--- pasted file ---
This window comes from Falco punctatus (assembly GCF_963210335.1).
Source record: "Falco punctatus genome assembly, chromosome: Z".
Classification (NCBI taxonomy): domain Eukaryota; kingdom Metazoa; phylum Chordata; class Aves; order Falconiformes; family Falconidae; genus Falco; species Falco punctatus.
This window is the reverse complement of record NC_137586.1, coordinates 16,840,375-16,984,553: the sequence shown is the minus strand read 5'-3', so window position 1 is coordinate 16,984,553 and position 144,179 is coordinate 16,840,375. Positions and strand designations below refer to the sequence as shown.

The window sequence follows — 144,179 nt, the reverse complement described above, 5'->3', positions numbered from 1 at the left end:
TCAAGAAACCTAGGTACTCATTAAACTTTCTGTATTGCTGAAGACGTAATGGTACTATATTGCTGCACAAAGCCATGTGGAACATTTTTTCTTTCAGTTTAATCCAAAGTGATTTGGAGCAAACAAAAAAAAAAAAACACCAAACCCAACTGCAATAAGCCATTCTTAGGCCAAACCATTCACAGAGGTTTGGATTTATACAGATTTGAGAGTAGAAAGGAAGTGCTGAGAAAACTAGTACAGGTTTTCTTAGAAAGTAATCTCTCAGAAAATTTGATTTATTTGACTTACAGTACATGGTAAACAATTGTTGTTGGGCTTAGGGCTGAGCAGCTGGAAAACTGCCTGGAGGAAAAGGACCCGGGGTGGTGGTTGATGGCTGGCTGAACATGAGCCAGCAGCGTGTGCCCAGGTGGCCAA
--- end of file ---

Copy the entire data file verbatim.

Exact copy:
This window comes from Falco punctatus (assembly GCF_963210335.1).
Source record: "Falco punctatus genome assembly, chromosome: Z".
Classification (NCBI taxonomy): domain Eukaryota; kingdom Metazoa; phylum Chordata; class Aves; order Falconiformes; family Falconidae; genus Falco; species Falco punctatus.
This window is the reverse complement of record NC_137586.1, coordinates 16,840,375-16,984,553: the sequence shown is the minus strand read 5'-3', so window position 1 is coordinate 16,984,553 and position 144,179 is coordinate 16,840,375. Positions and strand designations below refer to the sequence as shown.

The window sequence follows — 144,179 nt, the reverse complement described above, 5'->3', positions numbered from 1 at the left end:
TCAAGAAACCTAGGTACTCATTAAACTTTCTGTATTGCTGAAGACGTAATGGTACTATATTGCTGCACAAAGCCATGTGGAACATTTTTTCTTTCAGTTTAATCCAAAGTGATTTGGAGCAAACAAAAAAAAAAAAACACCAAACCCAACTGCAATAAGCCATTCTTAGGCCAAACCATTCACAGAGGTTTGGATTTATACAGATTTGAGAGTAGAAAGGAAGTGCTGAGAAAACTAGTACAGGTTTTCTTAGAAAGTAATCTCTCAGAAAATTTGATTTATTTGACTTACAGTACATGGTAAACAATTGTTGTTGGGCTTAGGGCTGAGCAGCTGGAAAACTGCCTGGAGGAAAAGGACCCGGGGTGGTGGTTGATGGCTGGCTGAACATGAGCCAGCAGCGTGTGCCCAGGTGGCCAA